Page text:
annually to the state Judicial Council the number
of petitions filed and granted or denied. The reports
would be publicly available. The measure also
requires the Judicial Council to prescribe a manner
of reporting that ensures the confidentiality of any
minor who files a petition.
Any person who performs an abortion on a minor
and who fails to comply with the provisions of the
measure would be liable for damages in a civil action
brought by the minor, her legal representative, or by
a parent or guardian wrongfully denied notification.
Any person, other than the minor or her physician,
who knowingly provides false information that
notice of an abortion has been provided to a parent
or guardian would be guilty of a misdemeanor
punishable by a fine.
Relief From Coercion
The measure allows a minor to seek help from
the juvenile court if anyone attempts to coerce her
to have an abortion. A court would be required to
consider such cases quickly and could take whatever
action it found necessary to prevent coercion.
The fiscal effects of this measure on state
government would depend mainly upon how these
new requirements affect the behavior of minors
regarding abortion and childbearing. Studies of
similar laws in other states suggest that the effect of
this measure on the birthrate for California minors
would be limited, if any. If it were to increase the
birthrate for California minors, the net cost to the
state would probably not exceed several million
dollars annually for health and social services
programs, the courts, and state administration
combined. We discuss the potential major fiscal
effects of the measure below.
Savings and Costs for State Health Care
Studies of other states with laws similar to the one
proposed in this measure suggest that it could result
in a reduction in the number of abortions obtained
by minors within California. This reduction in
abortions performed in California might be offset
to an unknown extent by an increase in the number
of out-of-state abortions obtained by California
minors. Some minors might also avoid pregnancy
as a result of this measure, further reducing the
number of abortions for this group. If, for either
reason, this proposition reduces the overall number
of minors obtaining abortions in California, it is
also likely that fewer abortions would be performed
under the Medi-Cal Program and other state health
care programs that provide medical services for
minors. This would result in unknown state savings
for these programs.
This measure could also result in some unknown
additional costs for state health care programs. If
this measure results in a decrease in minors’
abortions and an increase in the birthrate of children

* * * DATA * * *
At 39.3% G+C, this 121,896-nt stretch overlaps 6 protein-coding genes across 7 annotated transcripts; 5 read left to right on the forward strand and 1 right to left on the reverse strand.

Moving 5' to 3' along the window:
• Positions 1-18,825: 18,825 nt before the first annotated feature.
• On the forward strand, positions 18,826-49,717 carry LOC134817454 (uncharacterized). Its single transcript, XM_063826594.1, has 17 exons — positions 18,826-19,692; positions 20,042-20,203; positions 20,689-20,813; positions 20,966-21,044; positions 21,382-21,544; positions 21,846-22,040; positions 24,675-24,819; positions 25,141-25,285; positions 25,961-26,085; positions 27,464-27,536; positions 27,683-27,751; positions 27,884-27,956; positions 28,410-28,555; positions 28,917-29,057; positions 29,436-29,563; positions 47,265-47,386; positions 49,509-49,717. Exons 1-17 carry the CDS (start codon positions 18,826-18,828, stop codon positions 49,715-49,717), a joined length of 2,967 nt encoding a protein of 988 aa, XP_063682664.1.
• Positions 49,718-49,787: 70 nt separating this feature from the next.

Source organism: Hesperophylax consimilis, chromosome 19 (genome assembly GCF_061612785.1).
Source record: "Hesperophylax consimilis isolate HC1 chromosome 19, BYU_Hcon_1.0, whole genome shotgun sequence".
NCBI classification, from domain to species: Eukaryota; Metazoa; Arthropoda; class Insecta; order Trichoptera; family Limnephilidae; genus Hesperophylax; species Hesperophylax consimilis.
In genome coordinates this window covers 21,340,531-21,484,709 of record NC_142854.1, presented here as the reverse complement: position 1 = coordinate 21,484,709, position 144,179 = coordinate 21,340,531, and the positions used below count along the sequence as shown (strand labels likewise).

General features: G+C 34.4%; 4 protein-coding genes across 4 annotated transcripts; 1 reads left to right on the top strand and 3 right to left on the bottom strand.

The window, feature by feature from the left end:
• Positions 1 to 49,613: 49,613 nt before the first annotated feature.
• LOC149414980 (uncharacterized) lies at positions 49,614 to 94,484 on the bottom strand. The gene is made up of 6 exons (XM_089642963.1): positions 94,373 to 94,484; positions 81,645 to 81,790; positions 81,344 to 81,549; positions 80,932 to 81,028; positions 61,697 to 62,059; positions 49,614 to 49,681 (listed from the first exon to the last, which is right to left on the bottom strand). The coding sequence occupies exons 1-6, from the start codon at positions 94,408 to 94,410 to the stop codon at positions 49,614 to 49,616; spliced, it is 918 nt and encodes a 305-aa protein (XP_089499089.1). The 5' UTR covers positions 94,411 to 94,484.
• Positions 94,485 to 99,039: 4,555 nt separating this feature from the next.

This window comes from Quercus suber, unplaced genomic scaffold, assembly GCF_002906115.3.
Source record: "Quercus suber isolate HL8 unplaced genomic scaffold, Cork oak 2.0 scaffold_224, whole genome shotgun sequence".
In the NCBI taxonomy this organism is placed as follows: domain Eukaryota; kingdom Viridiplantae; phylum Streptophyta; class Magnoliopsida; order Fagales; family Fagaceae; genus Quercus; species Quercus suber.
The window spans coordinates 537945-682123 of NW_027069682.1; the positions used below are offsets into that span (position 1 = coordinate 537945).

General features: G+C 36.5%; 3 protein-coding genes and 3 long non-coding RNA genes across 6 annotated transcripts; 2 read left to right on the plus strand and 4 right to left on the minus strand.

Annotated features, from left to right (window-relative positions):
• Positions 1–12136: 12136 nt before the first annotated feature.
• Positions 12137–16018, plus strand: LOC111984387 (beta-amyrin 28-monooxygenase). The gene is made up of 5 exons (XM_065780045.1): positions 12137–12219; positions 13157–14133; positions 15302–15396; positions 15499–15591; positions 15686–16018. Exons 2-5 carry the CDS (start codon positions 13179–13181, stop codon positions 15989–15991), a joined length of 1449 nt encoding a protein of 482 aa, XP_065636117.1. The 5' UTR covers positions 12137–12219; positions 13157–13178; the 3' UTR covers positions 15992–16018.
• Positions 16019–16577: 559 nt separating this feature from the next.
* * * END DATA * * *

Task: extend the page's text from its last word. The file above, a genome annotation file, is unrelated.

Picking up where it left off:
in low-income families eligible for publicly funded
health care, the state would incur additional costs.
These could include costs for medical services
provided during pregnancy, deliveries, and follow-up care.
The net fiscal effect, if any, of these or other
related cost and savings factors would probably
not exceed costs of a few million dollars annually
to the state. These costs would not be significant
compared to total state spending for programs
that provide health care services. The Medi-Cal
Program alone is estimated to cost the state $13.8
billion in 2006–07.
State Health Agency Administrative Costs
The DHS would incur first-year state costs of
up to $350,000 to develop the new forms needed
to implement this measure, establish the physician
reporting system, and prepare the initial annual
report containing statistical information on
abortions obtained by minors. The ongoing state
costs for DHS to implement this measure could be
as much as $150,000 annually.
Juvenile and Appellate Court Administrative
The measure would result in increased state costs
for the courts, primarily as a result of the provisions
allowing minors to request a court waiver of the
notification requirements. The magnitude of these
costs is unknown, but could reach several million
dollars annually, depending primarily on the
number of minors that sought waivers. These costs
would not be significant compared to total state
expenditures for the courts, which are estimated to
be $2 billion in 2006–07.
Social Services Program Costs
If this measure discourages some minors from
obtaining abortions and increases the birthrate
among low-income minors, expenditures for cash
assistance and services to needy families would
increase under the California Work Opportunity
and Responsibility to Kids (CalWORKs) program.
The magnitude of these costs, if any, would
probably not exceed a few million dollars annually.
The CalWORKs program is supported with both
state and federal funds, but because all CalWORKs
federal funds are capped, these additional costs
would probably be borne by the state. These costs
would not be significant compared to total state
spending for CalWORKs, which is estimated to
cost about $5 billion in state and federal funds in
2006–07. Under these circumstances, there could
also be a minor increase in child welfare and foster
care costs for the state and counties.